Rare Posey County plant makes federal endangered list

Short's bladderpod

A rare plant that only grows in three states in the Midwest is now listed as endangered by the U.S. Fish & Wildlife Service.

Short’s Bladderpod, a member of the mustard family, can only be found in certain parts of Tennessee, Kentucky and along a stretch of gravel road in Posey County, Indiana.

This plant is so rare, that there isn’t much known about. No one has studied it enough to write about it. Its germination and growth patterns leave botanists scratching their heads. Even finding a picture of it proved rather difficult.

Still, it exists in southern Indiana and it is listed as an endangered species.

“[Short’s Bladderpod] is somewhat of a mystery. It’s not exactly natural,” says Mike Homoya from the Department of Natural Resources. “We’re not sure if the environment is historically conducive for it to be there [in Posey County] or if it was somehow introduced to the site. But, it doesn’t act like a weedy plant that spreads, it is isolated in Indiana to that one spot.”

The environment in Posey County where the Short’s bladderpod grows is not like the areas in Tennessee and Kentucky. In those two states the ground is very rocky. In Posey County, the plant is growing in clay next to a gravel road. The plant requires full sun, but exists in an area that is shaded from time to time.

The plant was first discovered in Posey County in 1941 by the state’s first forester, Charles Deam. Short’s bladderpod wasn’t cataloged again until 1985 when it was found in the exact same location 44 years later. State foresters have been watching it ever since.

“It’s been on the state’s endangered list since the list was created in 1978,” says Homoya. “It was just added to the federal list a couple of weeks ago.”

Having a plant on the endangered list is ok, but it isn’t the same as having an animal on the endangered list. With animals, certain penalties, including fines and jail time, can be applied if a person is caught poaching, killing, or even injuring it an endangered animal.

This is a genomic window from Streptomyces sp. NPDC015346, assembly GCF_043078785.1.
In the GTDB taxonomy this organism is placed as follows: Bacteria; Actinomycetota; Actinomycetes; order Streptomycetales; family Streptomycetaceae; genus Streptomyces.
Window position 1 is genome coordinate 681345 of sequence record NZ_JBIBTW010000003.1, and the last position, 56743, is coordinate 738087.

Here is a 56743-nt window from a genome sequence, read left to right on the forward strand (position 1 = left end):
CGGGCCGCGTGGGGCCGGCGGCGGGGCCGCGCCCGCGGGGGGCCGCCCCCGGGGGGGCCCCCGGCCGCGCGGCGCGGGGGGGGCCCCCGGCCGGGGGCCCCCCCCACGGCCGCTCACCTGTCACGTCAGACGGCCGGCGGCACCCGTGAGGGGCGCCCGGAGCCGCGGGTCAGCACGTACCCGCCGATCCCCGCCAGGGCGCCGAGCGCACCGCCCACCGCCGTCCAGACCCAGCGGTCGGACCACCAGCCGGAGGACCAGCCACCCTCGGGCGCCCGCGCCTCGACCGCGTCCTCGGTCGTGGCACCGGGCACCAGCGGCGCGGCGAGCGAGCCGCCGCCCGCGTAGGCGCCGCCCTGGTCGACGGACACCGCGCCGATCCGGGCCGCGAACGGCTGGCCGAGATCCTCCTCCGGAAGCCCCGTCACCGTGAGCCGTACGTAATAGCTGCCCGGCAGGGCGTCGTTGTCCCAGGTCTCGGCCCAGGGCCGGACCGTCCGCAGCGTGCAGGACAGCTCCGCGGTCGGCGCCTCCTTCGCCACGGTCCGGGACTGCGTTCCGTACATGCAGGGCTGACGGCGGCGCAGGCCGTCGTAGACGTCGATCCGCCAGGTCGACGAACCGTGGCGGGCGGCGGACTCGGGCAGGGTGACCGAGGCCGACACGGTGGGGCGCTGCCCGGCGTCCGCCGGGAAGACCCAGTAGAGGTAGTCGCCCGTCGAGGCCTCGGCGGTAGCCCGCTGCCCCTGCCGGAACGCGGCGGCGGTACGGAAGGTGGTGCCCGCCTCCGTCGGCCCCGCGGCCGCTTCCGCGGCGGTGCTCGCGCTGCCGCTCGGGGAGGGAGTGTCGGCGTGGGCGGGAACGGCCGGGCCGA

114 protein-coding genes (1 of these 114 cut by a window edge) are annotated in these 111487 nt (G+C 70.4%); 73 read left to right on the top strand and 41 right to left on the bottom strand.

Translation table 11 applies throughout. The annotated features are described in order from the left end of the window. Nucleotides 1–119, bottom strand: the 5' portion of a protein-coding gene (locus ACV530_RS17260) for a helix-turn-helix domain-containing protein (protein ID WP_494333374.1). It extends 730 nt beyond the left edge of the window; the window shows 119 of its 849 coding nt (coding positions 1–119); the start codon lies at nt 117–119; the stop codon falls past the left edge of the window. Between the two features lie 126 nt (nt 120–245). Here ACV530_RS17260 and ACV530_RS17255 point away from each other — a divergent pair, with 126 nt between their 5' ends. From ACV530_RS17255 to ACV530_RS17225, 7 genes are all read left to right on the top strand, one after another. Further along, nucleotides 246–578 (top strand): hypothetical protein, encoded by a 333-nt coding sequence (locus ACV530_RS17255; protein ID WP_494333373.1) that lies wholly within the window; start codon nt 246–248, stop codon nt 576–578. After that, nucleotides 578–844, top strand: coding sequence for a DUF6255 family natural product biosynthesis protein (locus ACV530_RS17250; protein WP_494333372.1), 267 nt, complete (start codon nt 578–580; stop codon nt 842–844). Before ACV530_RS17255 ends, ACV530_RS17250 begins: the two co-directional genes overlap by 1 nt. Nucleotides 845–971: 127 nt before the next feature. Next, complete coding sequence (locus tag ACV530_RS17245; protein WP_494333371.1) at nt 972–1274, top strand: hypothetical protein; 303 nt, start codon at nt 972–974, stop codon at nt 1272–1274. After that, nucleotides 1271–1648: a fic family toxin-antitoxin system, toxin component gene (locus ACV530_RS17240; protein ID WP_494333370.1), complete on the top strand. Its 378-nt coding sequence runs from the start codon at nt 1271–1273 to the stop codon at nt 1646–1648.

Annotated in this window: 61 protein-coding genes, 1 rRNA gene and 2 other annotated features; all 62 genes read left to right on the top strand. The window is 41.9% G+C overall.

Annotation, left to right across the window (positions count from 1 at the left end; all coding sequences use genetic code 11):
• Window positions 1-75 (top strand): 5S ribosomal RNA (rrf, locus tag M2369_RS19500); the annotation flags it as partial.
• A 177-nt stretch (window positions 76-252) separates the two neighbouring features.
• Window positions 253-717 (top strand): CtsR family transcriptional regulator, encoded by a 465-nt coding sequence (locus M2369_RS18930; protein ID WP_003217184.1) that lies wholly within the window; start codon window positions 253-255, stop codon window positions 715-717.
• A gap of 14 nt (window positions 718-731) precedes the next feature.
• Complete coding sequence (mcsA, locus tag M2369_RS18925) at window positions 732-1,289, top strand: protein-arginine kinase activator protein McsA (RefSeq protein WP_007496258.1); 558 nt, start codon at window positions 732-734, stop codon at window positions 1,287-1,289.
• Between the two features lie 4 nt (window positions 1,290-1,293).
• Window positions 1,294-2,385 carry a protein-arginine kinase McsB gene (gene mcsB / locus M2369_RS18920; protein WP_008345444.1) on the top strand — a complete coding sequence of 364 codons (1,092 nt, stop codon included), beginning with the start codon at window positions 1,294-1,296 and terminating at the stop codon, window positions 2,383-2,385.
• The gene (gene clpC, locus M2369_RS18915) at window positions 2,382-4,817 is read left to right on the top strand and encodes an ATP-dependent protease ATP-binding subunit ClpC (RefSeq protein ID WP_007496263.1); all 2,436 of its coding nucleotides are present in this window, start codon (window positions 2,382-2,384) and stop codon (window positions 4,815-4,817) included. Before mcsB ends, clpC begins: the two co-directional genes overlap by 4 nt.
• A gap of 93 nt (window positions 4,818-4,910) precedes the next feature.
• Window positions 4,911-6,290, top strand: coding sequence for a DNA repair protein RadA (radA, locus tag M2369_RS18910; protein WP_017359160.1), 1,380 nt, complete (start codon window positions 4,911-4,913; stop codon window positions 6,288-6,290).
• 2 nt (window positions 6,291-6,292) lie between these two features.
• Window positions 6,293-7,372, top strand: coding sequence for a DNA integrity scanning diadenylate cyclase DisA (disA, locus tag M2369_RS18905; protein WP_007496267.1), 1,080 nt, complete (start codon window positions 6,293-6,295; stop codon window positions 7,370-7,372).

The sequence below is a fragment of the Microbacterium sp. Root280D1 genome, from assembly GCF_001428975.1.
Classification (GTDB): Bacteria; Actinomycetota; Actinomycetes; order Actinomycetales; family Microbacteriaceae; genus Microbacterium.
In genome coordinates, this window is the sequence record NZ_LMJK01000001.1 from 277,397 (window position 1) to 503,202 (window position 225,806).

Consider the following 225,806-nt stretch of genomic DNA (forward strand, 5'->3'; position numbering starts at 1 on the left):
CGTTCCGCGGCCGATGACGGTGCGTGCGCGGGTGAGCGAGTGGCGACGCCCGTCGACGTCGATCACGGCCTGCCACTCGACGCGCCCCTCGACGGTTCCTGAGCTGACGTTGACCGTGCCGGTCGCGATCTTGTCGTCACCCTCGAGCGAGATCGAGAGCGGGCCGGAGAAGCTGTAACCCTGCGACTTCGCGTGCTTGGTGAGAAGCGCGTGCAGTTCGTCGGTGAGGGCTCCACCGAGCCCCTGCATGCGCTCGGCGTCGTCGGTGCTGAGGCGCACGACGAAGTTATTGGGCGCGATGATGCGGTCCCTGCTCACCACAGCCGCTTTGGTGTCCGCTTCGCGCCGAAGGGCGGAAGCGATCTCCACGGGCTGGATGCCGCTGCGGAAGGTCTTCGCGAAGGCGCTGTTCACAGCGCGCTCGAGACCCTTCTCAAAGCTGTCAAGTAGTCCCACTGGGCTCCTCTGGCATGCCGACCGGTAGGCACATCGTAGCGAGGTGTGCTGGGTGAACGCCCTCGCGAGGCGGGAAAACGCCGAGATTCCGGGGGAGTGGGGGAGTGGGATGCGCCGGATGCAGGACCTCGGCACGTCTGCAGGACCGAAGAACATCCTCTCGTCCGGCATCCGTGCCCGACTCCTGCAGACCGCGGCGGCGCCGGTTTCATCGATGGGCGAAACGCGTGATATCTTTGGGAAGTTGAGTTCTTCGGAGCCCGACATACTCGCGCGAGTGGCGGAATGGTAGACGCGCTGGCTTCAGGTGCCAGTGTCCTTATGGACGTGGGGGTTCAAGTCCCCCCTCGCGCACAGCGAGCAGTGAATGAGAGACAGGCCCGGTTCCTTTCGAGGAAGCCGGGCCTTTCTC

“The only prohibition [with a plant] is it cannot be commercially germinated or sold,” says Homoya. “And any federally funded project would have to take the plant into consideration.”

So if a planned project using federal dollars could potentially flood the area where an endangered plant is known to survive, that would have to be taken into account. However, it would not be enough to stop a project all together.

If the plant grows on private property, nothing can be done to prevent its eradication.

According to Homoya, the federal government has provided some funding for local officials to search for certain species currently listed or under consideration for listing on the endangered list. However, he is unaware of any future funding regarding the plant for Indiana to help with any additional research of study.

For now, the only thing Indiana officials can do is to continue to monitor the growth of Short’s bladderpod in its isolated location in Posey County. The same will likely be done in Tennessee and Kentucky.


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